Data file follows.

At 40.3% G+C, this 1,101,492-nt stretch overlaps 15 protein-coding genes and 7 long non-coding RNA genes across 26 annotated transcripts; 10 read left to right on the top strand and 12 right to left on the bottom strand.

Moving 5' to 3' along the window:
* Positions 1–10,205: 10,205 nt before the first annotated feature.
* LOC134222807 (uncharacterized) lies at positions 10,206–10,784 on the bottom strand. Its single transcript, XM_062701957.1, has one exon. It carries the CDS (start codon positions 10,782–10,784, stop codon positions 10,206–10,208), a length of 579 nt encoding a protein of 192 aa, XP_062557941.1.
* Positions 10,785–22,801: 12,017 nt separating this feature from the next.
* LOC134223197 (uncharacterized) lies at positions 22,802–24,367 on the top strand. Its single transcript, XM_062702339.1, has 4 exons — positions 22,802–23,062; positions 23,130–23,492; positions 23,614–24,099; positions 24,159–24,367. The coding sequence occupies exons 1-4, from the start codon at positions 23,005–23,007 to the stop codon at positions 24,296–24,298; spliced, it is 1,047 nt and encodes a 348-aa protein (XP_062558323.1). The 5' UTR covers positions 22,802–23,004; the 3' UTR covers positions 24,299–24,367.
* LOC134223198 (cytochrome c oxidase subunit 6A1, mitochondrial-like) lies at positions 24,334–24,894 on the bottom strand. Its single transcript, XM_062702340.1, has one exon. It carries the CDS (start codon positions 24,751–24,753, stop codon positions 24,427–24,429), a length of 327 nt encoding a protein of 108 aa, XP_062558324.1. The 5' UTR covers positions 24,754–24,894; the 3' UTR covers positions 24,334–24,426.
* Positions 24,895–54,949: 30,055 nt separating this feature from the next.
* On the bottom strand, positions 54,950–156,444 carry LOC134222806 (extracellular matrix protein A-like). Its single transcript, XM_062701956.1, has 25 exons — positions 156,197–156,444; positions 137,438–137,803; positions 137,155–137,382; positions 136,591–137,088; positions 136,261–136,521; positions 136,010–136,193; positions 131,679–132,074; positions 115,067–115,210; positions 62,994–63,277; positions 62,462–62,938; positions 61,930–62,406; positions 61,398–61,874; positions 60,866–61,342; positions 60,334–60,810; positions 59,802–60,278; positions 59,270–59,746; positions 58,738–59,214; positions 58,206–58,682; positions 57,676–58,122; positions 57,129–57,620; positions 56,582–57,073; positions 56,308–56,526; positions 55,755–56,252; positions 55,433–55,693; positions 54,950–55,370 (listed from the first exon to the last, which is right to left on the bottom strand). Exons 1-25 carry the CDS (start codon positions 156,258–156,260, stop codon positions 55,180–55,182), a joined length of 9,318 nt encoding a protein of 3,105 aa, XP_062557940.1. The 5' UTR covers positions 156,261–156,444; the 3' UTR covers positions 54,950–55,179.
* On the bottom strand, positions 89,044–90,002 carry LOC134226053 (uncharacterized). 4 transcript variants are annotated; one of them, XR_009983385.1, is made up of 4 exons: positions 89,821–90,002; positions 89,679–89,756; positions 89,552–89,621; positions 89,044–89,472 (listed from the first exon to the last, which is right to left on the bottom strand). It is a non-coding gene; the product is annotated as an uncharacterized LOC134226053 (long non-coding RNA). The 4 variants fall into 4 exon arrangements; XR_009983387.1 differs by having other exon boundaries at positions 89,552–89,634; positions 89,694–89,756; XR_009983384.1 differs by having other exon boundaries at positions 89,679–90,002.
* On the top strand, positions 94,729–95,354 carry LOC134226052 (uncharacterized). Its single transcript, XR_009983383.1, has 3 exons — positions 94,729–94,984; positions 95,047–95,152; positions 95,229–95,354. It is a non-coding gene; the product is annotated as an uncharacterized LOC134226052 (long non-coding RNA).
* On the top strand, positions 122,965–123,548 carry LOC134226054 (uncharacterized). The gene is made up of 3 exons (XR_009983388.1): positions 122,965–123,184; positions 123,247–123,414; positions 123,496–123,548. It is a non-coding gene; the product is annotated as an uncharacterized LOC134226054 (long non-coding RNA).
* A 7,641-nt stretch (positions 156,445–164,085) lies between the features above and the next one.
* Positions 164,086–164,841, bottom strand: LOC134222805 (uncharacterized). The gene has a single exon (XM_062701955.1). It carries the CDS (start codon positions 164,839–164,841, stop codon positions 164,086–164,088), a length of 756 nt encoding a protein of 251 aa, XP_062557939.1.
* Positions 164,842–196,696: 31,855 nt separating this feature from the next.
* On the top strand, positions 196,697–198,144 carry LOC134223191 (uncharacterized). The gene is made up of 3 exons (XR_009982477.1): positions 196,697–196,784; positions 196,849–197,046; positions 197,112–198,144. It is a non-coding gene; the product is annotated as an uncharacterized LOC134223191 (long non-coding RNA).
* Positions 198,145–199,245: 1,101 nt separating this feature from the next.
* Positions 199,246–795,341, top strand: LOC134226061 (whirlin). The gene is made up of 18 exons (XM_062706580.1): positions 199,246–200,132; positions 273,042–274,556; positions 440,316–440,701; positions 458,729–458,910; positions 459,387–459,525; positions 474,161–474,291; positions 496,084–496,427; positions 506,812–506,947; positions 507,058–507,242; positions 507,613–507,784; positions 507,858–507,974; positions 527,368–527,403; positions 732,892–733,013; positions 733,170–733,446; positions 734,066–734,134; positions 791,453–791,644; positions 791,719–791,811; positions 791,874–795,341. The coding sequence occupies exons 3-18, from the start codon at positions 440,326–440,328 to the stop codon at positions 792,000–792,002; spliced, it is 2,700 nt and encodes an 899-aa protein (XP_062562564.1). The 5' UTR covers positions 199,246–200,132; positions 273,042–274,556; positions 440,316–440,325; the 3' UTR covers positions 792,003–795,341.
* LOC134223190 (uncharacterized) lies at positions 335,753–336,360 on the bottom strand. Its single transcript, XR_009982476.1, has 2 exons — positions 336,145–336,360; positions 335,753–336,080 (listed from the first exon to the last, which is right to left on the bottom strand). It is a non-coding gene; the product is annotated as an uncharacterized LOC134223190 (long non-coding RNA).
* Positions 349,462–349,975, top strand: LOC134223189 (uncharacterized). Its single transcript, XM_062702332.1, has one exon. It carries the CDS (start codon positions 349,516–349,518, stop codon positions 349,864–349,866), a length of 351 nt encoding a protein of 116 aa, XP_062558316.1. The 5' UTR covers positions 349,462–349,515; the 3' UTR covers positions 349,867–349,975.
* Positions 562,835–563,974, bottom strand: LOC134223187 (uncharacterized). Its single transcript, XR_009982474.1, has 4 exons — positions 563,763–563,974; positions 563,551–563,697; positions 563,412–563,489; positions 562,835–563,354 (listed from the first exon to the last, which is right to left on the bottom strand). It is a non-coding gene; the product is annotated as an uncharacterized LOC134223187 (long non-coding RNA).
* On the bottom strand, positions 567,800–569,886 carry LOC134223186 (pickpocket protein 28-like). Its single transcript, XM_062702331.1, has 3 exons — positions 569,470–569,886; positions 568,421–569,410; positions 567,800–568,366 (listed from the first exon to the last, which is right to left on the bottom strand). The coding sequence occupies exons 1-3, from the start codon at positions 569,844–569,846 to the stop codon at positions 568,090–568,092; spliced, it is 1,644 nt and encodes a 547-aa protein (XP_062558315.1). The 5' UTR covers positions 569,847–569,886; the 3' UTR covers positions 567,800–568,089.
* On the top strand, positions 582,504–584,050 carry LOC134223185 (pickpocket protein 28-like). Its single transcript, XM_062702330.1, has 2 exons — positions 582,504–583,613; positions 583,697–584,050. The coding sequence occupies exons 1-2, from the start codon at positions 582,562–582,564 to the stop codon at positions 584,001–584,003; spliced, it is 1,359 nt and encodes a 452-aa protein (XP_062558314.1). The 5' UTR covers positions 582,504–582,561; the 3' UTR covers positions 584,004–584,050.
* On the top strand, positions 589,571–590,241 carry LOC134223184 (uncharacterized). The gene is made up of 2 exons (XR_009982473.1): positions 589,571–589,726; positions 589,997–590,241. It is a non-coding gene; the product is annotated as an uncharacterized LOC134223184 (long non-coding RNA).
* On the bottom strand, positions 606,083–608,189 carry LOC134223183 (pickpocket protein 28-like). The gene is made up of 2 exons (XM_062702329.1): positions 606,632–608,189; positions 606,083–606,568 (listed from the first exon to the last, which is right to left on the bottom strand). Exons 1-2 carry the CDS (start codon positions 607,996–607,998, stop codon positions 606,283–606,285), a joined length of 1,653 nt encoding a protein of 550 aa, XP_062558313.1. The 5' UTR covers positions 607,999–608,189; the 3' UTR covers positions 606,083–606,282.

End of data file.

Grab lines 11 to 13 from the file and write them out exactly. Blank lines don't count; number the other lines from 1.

* On the top strand, positions 94,729–95,354 carry LOC134226052 (uncharacterized). Its single transcript, XR_009983383.1, has 3 exons — positions 94,729–94,984; positions 95,047–95,152; positions 95,229–95,354. It is a non-coding gene; the product is annotated as an uncharacterized LOC134226052 (long non-coding RNA).
* On the top strand, positions 122,965–123,548 carry LOC134226054 (uncharacterized). The gene is made up of 3 exons (XR_009983388.1): positions 122,965–123,184; positions 123,247–123,414; positions 123,496–123,548. It is a non-coding gene; the product is annotated as an uncharacterized LOC134226054 (long non-coding RNA).
* A 7,641-nt stretch (positions 156,445–164,085) lies between the features above and the next one.